Globe-Gazette from Mason City, Iowa on October 11, 1949 · Page 16
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Globe-Gazette from Mason City, Iowa · Page 16

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Mason City, Iowa
Issue Date:
Tuesday, October 11, 1949
Page:
Page 16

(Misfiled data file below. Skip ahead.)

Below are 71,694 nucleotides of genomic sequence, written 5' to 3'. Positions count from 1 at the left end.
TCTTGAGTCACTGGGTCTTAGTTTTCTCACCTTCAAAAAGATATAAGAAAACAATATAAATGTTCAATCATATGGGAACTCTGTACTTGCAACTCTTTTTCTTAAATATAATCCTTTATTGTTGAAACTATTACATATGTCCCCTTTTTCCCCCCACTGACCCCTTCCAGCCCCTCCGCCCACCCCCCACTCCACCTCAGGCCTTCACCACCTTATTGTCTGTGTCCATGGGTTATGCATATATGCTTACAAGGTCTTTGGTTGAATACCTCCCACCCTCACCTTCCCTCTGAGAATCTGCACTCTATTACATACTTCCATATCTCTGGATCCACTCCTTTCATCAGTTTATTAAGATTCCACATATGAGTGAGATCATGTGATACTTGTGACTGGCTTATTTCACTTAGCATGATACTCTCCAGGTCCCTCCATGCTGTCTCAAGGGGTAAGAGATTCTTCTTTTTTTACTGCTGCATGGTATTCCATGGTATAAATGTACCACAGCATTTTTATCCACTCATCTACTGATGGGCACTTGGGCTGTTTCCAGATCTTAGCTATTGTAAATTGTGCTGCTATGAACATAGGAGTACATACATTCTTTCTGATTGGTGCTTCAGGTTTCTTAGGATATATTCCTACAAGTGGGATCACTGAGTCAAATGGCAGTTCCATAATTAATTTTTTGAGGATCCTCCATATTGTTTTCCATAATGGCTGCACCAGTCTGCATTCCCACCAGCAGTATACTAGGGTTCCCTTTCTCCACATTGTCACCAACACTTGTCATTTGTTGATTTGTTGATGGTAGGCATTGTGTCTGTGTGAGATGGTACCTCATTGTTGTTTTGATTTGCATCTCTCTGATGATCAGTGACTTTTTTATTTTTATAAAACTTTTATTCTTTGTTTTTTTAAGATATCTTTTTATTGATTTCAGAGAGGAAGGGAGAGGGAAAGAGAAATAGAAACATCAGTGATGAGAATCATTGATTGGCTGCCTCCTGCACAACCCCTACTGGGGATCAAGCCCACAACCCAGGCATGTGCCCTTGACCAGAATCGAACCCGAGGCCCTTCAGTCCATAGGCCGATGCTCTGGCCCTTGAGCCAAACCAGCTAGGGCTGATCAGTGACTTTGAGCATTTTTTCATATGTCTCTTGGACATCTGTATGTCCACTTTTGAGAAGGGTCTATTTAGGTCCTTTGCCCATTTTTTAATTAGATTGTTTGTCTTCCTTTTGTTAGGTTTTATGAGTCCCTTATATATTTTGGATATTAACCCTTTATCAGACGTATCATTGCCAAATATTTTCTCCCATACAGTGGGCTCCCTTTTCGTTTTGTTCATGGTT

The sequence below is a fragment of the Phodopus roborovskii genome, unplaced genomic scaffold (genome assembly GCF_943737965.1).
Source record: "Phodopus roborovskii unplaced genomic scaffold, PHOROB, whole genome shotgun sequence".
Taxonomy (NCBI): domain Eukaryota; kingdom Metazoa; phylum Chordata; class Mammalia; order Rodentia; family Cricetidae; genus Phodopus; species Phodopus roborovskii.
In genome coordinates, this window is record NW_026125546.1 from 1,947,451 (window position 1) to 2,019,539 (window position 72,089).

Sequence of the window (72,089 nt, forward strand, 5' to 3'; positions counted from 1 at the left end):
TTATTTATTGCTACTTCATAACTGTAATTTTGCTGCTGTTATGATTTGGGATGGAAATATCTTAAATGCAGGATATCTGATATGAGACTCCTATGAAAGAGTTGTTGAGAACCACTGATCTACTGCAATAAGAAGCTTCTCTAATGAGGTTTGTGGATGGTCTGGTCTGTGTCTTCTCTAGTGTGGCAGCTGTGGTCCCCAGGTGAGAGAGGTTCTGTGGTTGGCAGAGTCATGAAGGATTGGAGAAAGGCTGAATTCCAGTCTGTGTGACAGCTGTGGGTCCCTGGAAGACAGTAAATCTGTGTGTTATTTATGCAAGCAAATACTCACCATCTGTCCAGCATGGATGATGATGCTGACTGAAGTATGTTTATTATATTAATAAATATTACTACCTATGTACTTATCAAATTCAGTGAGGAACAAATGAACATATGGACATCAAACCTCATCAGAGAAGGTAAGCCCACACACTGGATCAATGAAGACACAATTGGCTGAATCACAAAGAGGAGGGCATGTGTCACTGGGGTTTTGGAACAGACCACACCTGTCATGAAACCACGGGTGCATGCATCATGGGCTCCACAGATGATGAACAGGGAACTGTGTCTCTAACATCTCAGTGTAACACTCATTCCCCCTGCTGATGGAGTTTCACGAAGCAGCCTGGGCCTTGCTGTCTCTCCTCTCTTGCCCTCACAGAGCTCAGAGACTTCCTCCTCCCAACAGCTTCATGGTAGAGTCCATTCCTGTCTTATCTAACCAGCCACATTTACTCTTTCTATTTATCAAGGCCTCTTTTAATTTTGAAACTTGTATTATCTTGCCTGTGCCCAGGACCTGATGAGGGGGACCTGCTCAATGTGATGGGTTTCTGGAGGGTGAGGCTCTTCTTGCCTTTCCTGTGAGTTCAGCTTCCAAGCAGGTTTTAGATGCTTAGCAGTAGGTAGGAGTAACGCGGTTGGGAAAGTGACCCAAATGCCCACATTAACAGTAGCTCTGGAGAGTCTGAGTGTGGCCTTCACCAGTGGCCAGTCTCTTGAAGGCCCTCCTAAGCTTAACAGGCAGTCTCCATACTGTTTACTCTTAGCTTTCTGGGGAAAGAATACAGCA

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•!»»»• City OI«H.Q«i«iU, Alice Sheffier Becomes Br/c/e at Muscat ine Miss Alice Sheffier, daughter of Mrs Frank F Sheffier, I?! 2nd N. K, became the bride of Georce K. Thompson, Jr., of San Franr S £l' a S °£ 2,1 Jud ^ and Mrs. R^flf £"* Thompson of Cedar Rapids, Saturday at the home of ««S °™ther-in-law and sister, Mr. and Mrs. J. C. Bishop, at Muscatine. The Rev. Marvin B. Kober, pastor, 0 * St. Paul's Methodist church, Cedar Rapids, formerly pastor of the First Methodist church of Mason City, performed the ceremony a v 11:30 ». m. in the presence of immediate families of the couple. The vows were exchanged before the fireplace which was banked with greenery, i Lighted tapers stood on the mantel and there were large bouquets of white chrysanthemums at either side. The bride was attended by her sister, Miss Katherine Sheffier and Edward Peterson of Sari Francisco was Mr. Thompson's bestman. The bride was attired in a navy blue dressmaker suit with matching accessories and her corsage was of yellow roses. The maid of honor wore a toast brown suit with brown accessories and a corsage of bronze and yellow mums A wedding luncheon at the Hotel Muscatine followed the ceremony. A 3-.tier wedding cake surrounded by smilax and white carnations centered the table. Mr. Thompson and his bride left for Chicago and from there will fly to Carmel, Cal., for a short stay before going to San Francisco to make their home. Mr. Thompson is a feature writer with the San Francisco Call Bulletin. He is a graduate of the University of Iowa Federated Clubs to Conduct Annual District, Session and a member of Sigma Alpha Epsilon fraternity. Before going to California, Mr. Thompson was on the news staff of the Globe-Gazette. The bride is a graduate son City high school and a Alpha \ i /• I I -r- i i —, /i/l A" C / (~\\/rifzr\ .^o', 0 , Widely Traveled Commentator ;; L ° vnef | lobe-Ga- i-v \ i * i ^—i i *- i f^ ri^ \ f~^&/~l \/cir !0lMa . to Be Woman s Club Speaker £ Pf ^"'"rarr^Sir^^^-- ,^-^r- ,«•„ Darm 9 Meeting college and has been employed in J ° nn w - Vandercook, author and the office at Deckers. radio commentator, who will ad- *Dt<j^kttivtf; r.1 Aw4»*.t n ;«! — ^ '. .~ _i._ j a H PPRc tH*s \Vnmnn't* *^11 *V\ T'ti/i^j_... Prenuptial entertaining included a dinner given by Judge and Mrs. Thompson Thursday evening at the Cedar Rapids Country club. Madison P. T. A. Plans Meeting Madison P. T. A. will meet Wednesday evening at 7:30 at the school. Plans for the meeting were made at a session of the P. T. A. board at the home of Mrs. W. Roth, 35 25th S. W. Reports were made by standing committees and by the community and school committee which gave an account of a session with Supt. L. K. Shepoiser to discuss school needs. On this committee are Mr. and Mrs. M. Bellomy, Mr. and Mrs. SOUKUP-PHILLIPS WEDDING DATE SET • Spillville—Miss Marcella Phillips, daughter of Mr. and Mrs. Jerome Phillips, has chosen Monday, October 24, as the date of her wedding to Marvin Soukup, son of Mr. and Mrs. Carl Soukup. Announcement of the engagement was made this week. The ceremony will take place at St. Wenceslaus Catholic church with the Rev. John P. Chihak officiating. hats Designed and 'made especially for the individual's personality and fall ensemble. A few of these custom made .hats can be seen at Marshall & Swift Fur Shop. For Appointment for Your Fall Hat Call JANE A. CLOUSE 943 5th S. E. BROADLAWNS ADDITION Phone 5117-J ) Snow Rcpcllant! ] Water Rcpcllant! ! Pure Silk Scarves These BRILLIANT SCARVES shed wattr 1ik« * Duck! ..without losing any color or frtshnessl Sp*cia] ,H«ter-R«t>e!l«nt finish saves your bat or hair-do from sudden showers. $•• this gorgeous array of MI6HT PRINTS. 36 inch squares. $|.so dress the Woman's club Tuesday afternoon at 2:15 in the First Methodist church, is currently completing work on a novel witn a locale set in present day France. His most recent visit to that country was during this year. In 1947 he spent some time in Europe, studying postwar conditions and during the war, he was there a number of times as a commentator-correspondent. Three weeks after he was born, John W. Vandercook began traveling. His first journey was from London back to the United States, where both sides of his family had lived since the early 1700's His father, John F. Vandercook helped to found the United Press and became its first president; his mother. Margaret O'Bannon Vandercook is a novelist and the author of many books for girls. After a year at Yale University, andercook decided to become an actor but the us*al interminable waits which space out the career of a would-be thespian proved too discouraging, so he turned his attention to newspaperdom. He served on the Columbus (Ohio) Citizen and from there he went on to other newspapers in Washington, D. C., and Baltimore, Md. Later in New York, his formal education as a newspaperman ended finally on the short-lived New York Graphic on which he was feature editor. In 1925, Vandercook began a ieries of long and leisurely journeys which were to go on without interruption for more .than 12 years. The first was to the interior of Dutch Guiana among the Negro tribes that live in the jungles of northern South America. From this adventure came Vandercook's first book, "Tom-Tom," i study in essay form which is itill required reading in courses of advanced anthropology in a number of American, universities. A stay on the island of Haiti, followed by months of careful historical research produced "Black Majesty" in 1928 which was a Literary'Guild selection, for many months high on the best seller lists, and which sold more than 100,000 copies. A year later, Vandercook made a long journey on foot into the unmapped northern corner of the West African Negro Republic of Liberia. On a subsequent trip to Africa he walked more than 600 miles across a part of the great Central African plateau in the French Mandate of Cameroon. .Then came an adventure in the' western Pacific, highlighted by an expedition by dugout canoe into the then unchart- ered Papuan Delta on the southern coast of the island of New Guinea. It was on this trip .that Vandercook succeeded in penetrating, without mishap, the land of an extraordinary tribe of head- collecting cannibals, most of whom had never seen a white man. Dur-, ing the same year he also crossed the primitive Island of-Malaita, in Electrolux SALES AND SERVICE O. A. BUECHLE Phone 5870-J or write 910 6th Street S. E. JOHN W. VANDERCOOK the Solomon Islands, by a previously untraveled route, discovering an unsuspected river high among Malaita's jungle-covered mountains. He also explored on foot the island Viti Levu in the Fijis. In the intervals between these journeys Vandercook returned to New York and contributed articles on travel and exploration and on world affairs to such leading publications as Harpers, Asia, National Geographic, Vogue, Country Gentleman, American Magazine, Liberty and The Saturday Evening Post. Besides the 2 books mentioned, he is the author of "Empress of the Dusk," a life of Theodora of Byzantium, several other travel books, a volume of short stories and a number of detective stories. He is currently completing work on a novel with a locale set in present day France. Apart from traveling, John W. Vandercook's chief interest is photography, which has been a necessary adjunct to his trips of exploration. A member of the councils of both the Authors League of America and of the" Authors Guild, he is an enthusiastic amateur of modern painting and, naturally enough, a collector. A part of Vandercook's ethnological collection of primitive carvings, brought back from the Solomon and Fiji Islands, is on permanent exhibition in the Brooklyn Museum of New York. B/fs About 'Em Miss Georgia Ludeman has returned to Jacksonville, 111., where she teaches crafts in the State School for the Blind, after a weekend visit with her parents, Mr. and Mrs. George Ludeman, 23 Virginia S. E. ' Mr. and Mrs. Ernest Speers, 110 12th N. W., and daughter, Mrs. Dora Keller, and son-in-law and daughter, Mr. and Mrs. Reeve McNitt, and son, Michael, and Mrs. Frances Olson and Glen Shaver returned Saturday from Kirksville, Mo., after attending the funeral nephew, Darryl of Mrs. Speers' Heavlin. They also visited her brother, Harry Heavlin of Green top, Mo. at tie smallest price •f tke year Enjoy the luxurious look of Mink at a price well within your reach. Sec OUL- lovely coats of mink paw that have been carefully selected and worked, chevron-wise into a coat you will wear with pride for many seasons. China Mink Paw . 295.00 Wild Mink Paw . 396.50 Natural Silver Blue Mink Paw .. 732.00 Mink Head. Mink Sides 335.50 to 854.00 All prices include tax Exclusive Jac's Hats National Business Women's Week October 9 through 15 Women from the Federated clubs in Black Hawk, Bremer, Butler, Cerro Gordo, Chickasaw, Floyd, Franklin, Howard, M a r s h a'l 1, Mitchell, Tama and Worth counties will gather at Cresco Tuesday for the annual district meeting. Mrs. William Aves of Marshalltown, director, will preside and the state president, Mrs. Fred Lovrien, Spencer, will speak on "Meet Your Federation." There will also be a talk by Mrs. Martin Van Oosterhout, Orange City, first vice president. The session will open at 9:15 and following introductory speeches, a forum will be conducted at 10:30 on "Youth Guidance," with Mrs. W. A. Seidler state chairman for youth guidance as moderator. The new division mental health chairman, Mrs. E. T. Peterson, will be introduced. After a luncheon at Assumption church hall, the afternoon session will take up with workshops. There will be music by the Howard County chorus of Federated Club women. Tea will be served by the Howard county hostess clubs at the close of the session. District officers include Mrs. Aves, Mrs. C. E. Melcher, Clear Lake, vice director; Mrs. Louis York, Melbourne, secretary; and Mrs. Fritz Freese, Marshalltown, treasurer. —o— Juliette Low Stamp Display Is Arranged In preparation for Girl Scout week, a Juliette Low stamp exhibit has been arranged in the public library. The Juliette Low memorial stamp, honoring the founder of Girl Scouting in the United States, was first issued on Oct. 29, last year. The stamp was put on sale in Savannah, Ga., first because Mrs. Low established the Girl Scouts there, her birthplace. The first stamp was bought by a Brownie, selected to represent all Girl Scouts, and this stamp was placed in the Juliette Low museum. Mrs. Samuel Lawrence, a niece of Mrs. Low and the first Girl Scout in the world, was at Savannah and helped in the celebration and in sending covers One of these she mailed to Mrs. E. J. Kelly, Mason City's Juliette Low representative. Girl Scouts from troop 33, un- Knocke-Grove Wedding Held in Colorado V Announcement is made of the marriage of • Miss Elaine Grove, daughter of Mr. and Mrs. Paul Grove, 319 Vermont S. E'., and Richard N. Knoche of Grand Junction, Colo., performed in the Little Chapel of the Congregational church of Grand Junction Sept. 30 by the Rev. Roy Schramm. Miss Shirley Anderson and Richard Hopper attended the couple. , The bride is a graduate of the University of Minnesota school of nursing and is on the nursing staff of St. Mary's hospital in Grand Junction. Mr. Knoche who served with the Army air corps attended Grand Junction schools and is a student at Mesa college. They will make their home in orand Junction. COUPLE ON WEDDING TRIP—Mr. and.Mrs. Thomas pictured m the home of her parents, Mr. and Mrs. Howard A. c t a l y ' 525 Esst state - where a reception was held in their honor Saturday afternoon, following their marriage Saturday morning at bt. Joseph church. The bride was Mario O'Leary before her marriage. The couple left on a wedding trip after the reception and will return to Mason City where Mr. Kelly is district manager for the Chevrolet branch of General Motors. der the leadership of Mrs. W. R. Strong, met with Mrs. Kelly, who lent the covers for the exhibits at the library. The girls who helped arrange the .exhibits are Karen Edel and Judy Strong, the troop's Juliette Low representatives, with Pat Kelroy, Rosaleen Gallaghe and Sharon Bair. Social Calendar MONDAY Toastmistress club— 6:30, Cerro Gordo hotel. Trinity L. D. R.— 7, Mrs. William Steuben, Rock ford. Daughters of Union Veterans— 7:45, Hi-12 clubrooms. Amvet auxiliary— 7:45, Y. W. C. A. Beta Sigma Phi (Xi Nu)— 8, Y. W. C. A. Baptist circls 2— 8, Mrs. Jay Thraves, 654 7th N. E. Presbyterian Evening circle— 8, parish house. Good Cheer lodge— 8, Legion hall. Veleda club— Mrs. Thor Jensen, 1450 Virginia N. E. T. T. T. club— 8, Mrs. Reuben Hnll, Clear Lake. TUESDAY Wa-Tau-Ye club— 12, Cerro Gordo hotel. South Side Friendly club—• 12:30, Mrs. Milton Sherman. 507 20th S. E. Priscilla club— 1, Mrs. W. J. Tuttle, 724 Jersey S. E. B. P. Kensington— 2, Mrs. U. W. Davis, 1447 Hampshire place N. E. Garfield P. T. A. board— 2, school. Central Heights club— 2,. Mrs. Roy Wineman. Christian Workers— 2, Mrs. Jacob Nagel, 1022 Monroe N. W. Woman's club— 2:15, First Methodist church. Milwaukee Women— C, Mutual Insurance building. St. Lucy's circle— 7:30, Mrs. William J. O'Brien, 243 5th S. E. Unity Chapter No. 58— 6:30, Masonic temple, meeting, 7:30. Women of Moose Drill team— 7:30, Moose hall. Grant P. T. A.— 7:30, school. Trinity Garfield circle— 7:30, Mrs. Elaine Parks, 246 9th S. E. St. Dorothy's circle— r 8, St. Joseph school. St. Joseph unit— 8, Mrs. David Campbell. 717 Washington N. W. Holy Family circle 4— 8, Mrs. G. W. Glenn, 107 Indiana S. E. First Christian group 8— 8, Mrs. Arthur Gaul, 829 12th N. E. Subordinate lodge No. 224— 8, I. O. O. F. hall. Parish Dance Is Scheduled by Holy Family First project of the newly organized Young People's club of Holy Family parish will be a parish, dance to be held in the Holy Family school hall Oct. 27. This will be a Halloween party for Holy Family parishioners and friends, and those who remember old time dances will have an opportunity to aid in their current revival of the square dance. Committees appointed to prepare for the party include: Entertainment, Miss Leone Corkery, assisted by the Misses Cecilia Vega, Ruth Goetz, Mary Ypungworth and Shirley Kunz and Jim Pfiffner; decorations, Miss Marion Weaver, assisted by the Misses Jeanette Folkers and Betty Weiner, Mrs. Bonnie Lease, Dale Linnenkamp, John Casey and James Kay. Refreshments co mmittee is headed by Miss Julie Vega and includes the Misses Eileen Hood, Dorothy Hocraffer, Rachel Matz, Phyllis Kirshbaum and Lucie Vega; publicity, Douglas Wells, assisted by Miss Jean Ahern; tickets, the Misses Patty Bielefeld, Virginia Smith, Lucihn Foxen and Joan Bielefeld. Membership in the Young People's club is open to all those interested and those who wish to join may call the Rev. John Reed, moderator. The club has been organized to provide a Christian social program for young people and to serve as a guide for personal and united apostolic endeavors. It is open to single young people and young married couples. MARRIAGE LICENSES ISSUED TO COUPLES Northwood — Only 5 marriage licenses were granted this last week the smallest number for a week in many months. They went to Hubert Dahl, 23, Manly, and Vivian Miller, 27, Plymouth; Ben Fried, 39, and Katherine Spears, 33, both Chicago; Orval Steele, 36, and Joan Lund, 32, both St. Paul; John Nimeth, 24, Brainard, Minn., and Jean Clarquist, 24, Pequet Lakes, Minn.; and William R. So- derheim, 24, Wayzata, and Edythe Green, 19, Hopkins, Minn. The United States' present area of commercial forest land is estimated at 461 million acres. Lucien LeLong Perfumes and Colognes WATCHES DIAMONDS Old Pillows Just Like New! With Lyons Exclusive CLEANING and RENOVATING PROCESS Removes all dust, dirt and dried perspiration and restores original fluffiness. MRS. ROBERT DIRKSEN HONORED AT SHOWER Mrs. Robert Dirksen, formerly Theodora Pappas, was honored at a kitchen shower at the home of Mrs. Lula Speers, 110 12th N. W. Mrs. Rita McNitt and Mrs. Frances Olson were Hostesses. Gifts were presented to the honoree and games were* ,played with prizes going to Mrs. Herman Wessels and Mrs. Helen Smith. Refreshments were served. Is Given for Visiting Postal Wives Wives of the supervisors of the Mason City postoffice entertained the visiting wives here for the convention of supervisors at tea Saturday afternoon at the home of Mrs. H. J. Steinberg, 920 Washington N.^W. Mrs. Willis Patton talked to the- grot»^ih her recent trip to Europe and snowed colored slides of pictures she took while traveling. Mrs. Fred Cahalan and Mrs. Irene Friedley of Boone, president of the State Women's auxiliary of the Postal Supervisors, poured. Hotsesses were Mrs. Steinberg, Mrs. .Ford Frick, Mrs. Charles Price and Mrs. Rudy Rhutasel. The liquid left from cooking vegetables may be used to dilute evaporated milk for a cream- sauce. SEE HOW THIS WOftDSRfUL BATHS, GH/U)ff£ttS#OOMS. 0#£MMtfL LOOKS, 77L£_.. : #£V£# ft££OS INC. *«,, N. ,. O ,9,9 THIS IS National Business Women's Week OCTOBER 9 TO 15 i "Boost Your Town — It Boosts You" stop worrying about stocking fit! ,ur MOJUD stockings' have "the.hiddenrinch"? • Wear" our Mojod Stocking* and you'll never 'n«ed to worry about getting the right length, the ' right width, the right shape for your individual leg. For each pair of our Mojuds has The Hidden Inch which automatically proportions your stockings for just the fit you need. The Hidden Inch h a reserve of fabric that comes into play only when you need itJ Come in »odoy and find complete hosiery happiness! 2«-28 East State